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Resource Methods Toolkit CO:RE at TUNI Published: 12 May 2022

Ethnography

Ethnography is an observational research method where the researcher enters a particular community or organisation to observe and somehow record behaviour and interactions. It allows the researcher to gain a deep understanding of a specific group’s culture and social dynamics. Immersing into the group gives access to the most authentic information and spontaneous activities which may not come up through inquiry. The aim of the method is to present many different aspects of the group and the setting in the form of rich narratives. The resulting report is also named ethnography. Ethnographical method is often intertwined with case study, interview or media diary method. Nowadays the ethnographic study can also be done using digital traces.

Pros

Ethnography is a good method when:

  • information cannot be collected in any other way (surveys etc.)

  • the community researched is small and easy to access

  • the researcher has enough time,

Cons

  • it is a time-consuming method (in order to become familiar with the group and the setting, one must spend weeks, more likely months, in the group.)

  • researcher bias can also be a complex challenge to overcome (it is difficult to maintain distance to analyse the group and be immersed into the group simultaneously)

  • the presence of a new person in the group may change the group dynamics (it may, for example, change the roles within the group)





  1. Attard, R., & Cremona, G. (2021). The influence of animated cartoons on primary children’s views of social reality: an ethnographic study in a Maltese primary school. Edcation 3-13. https://doi.org/10.1080/03004279.2020.1850827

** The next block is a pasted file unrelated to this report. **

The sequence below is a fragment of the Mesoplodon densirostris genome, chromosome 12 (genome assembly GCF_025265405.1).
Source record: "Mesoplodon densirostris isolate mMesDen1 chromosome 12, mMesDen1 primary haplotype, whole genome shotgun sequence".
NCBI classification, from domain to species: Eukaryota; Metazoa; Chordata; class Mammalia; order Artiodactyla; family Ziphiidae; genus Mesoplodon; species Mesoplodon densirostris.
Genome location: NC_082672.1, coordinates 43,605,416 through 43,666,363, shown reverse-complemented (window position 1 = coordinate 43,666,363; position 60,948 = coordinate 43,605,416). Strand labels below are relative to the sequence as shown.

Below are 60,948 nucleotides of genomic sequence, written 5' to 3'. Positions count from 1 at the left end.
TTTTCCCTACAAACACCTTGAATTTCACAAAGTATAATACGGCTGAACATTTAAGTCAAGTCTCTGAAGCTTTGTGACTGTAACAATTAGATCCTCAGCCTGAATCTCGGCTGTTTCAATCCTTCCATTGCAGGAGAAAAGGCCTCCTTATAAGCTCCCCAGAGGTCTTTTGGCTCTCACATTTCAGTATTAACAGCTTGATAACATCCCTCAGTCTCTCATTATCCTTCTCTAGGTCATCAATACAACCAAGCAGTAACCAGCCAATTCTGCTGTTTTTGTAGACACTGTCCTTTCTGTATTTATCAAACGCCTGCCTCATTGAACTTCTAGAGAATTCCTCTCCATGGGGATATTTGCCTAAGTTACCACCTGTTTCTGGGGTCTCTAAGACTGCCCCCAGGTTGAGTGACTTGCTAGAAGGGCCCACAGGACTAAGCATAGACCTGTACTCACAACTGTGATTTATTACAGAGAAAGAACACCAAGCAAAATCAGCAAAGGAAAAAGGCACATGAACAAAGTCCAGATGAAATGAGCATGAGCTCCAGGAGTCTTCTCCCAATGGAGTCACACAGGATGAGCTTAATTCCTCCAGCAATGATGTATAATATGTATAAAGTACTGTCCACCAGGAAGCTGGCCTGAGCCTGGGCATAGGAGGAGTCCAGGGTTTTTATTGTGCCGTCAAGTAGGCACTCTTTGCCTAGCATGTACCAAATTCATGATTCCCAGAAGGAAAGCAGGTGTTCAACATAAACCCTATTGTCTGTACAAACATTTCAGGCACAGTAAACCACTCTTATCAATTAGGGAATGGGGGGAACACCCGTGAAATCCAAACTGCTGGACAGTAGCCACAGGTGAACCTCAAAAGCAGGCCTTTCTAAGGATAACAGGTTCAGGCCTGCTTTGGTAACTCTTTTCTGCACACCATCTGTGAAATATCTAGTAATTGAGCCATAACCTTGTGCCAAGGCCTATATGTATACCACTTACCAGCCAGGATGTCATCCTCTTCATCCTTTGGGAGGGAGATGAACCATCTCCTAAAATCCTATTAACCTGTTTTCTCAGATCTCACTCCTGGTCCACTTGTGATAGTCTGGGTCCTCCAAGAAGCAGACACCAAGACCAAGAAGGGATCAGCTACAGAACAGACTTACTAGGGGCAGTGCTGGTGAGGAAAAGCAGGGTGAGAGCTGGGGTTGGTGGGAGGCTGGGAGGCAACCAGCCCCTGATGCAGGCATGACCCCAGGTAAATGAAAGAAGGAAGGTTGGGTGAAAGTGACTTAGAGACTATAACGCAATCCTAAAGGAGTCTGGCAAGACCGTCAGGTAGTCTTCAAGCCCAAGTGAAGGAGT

2. Mostmans, L. (2016). Internet mediation and the family gap: explorative ethnographic interviews in new family forms in Belgium. Https://Doi.Org/10.1080/17482798.2016.1222298, 10(4), 481–496. https://doi.org/10.1080/17482798.2016.1222298

  3. Nevski, E., & Siibak, A. (2016). MEDIATION PRACTICES OF PARENTS AND OLDER SIBLINGS IN GUIDING TODDLERS’ TOUCHSCREEN TECHNOLOGY USE: AN ETHNOGRAPHIC CASE STUDY. Media Education, 7(2), 301–321. https://oaj.fupress.net/index.php/med/article/view/8765

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Authors

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Team member, CO:RE at TUNI

Iiris Tuvi

Iiris Tuvi, PhD, is a post-doctoral Research Fellow a the Faculty of Information Technology and Communication Sciences of Tampere University. She has long experience in experimental psychology and methods involving psychometrics and data analysis. Currently working on methods used to research children in digital environment. Iiris is a member of Work Package 6 team.

Tampere University
Tampere University
CO:RE at TUNI
Methods

The team at the Faculty of Information Technology and Communication of TUNI identifies, develops and provides access to resources on qualitative, quantitative and mixed research methods together with evaluating their validity in research practice.

These resources are collated in the CO:RE methods toolkit that cross-reference resources from the evidence base, the compass for research ethics, and the theory toolkit, to give users tools to apply to their individual research contexts.

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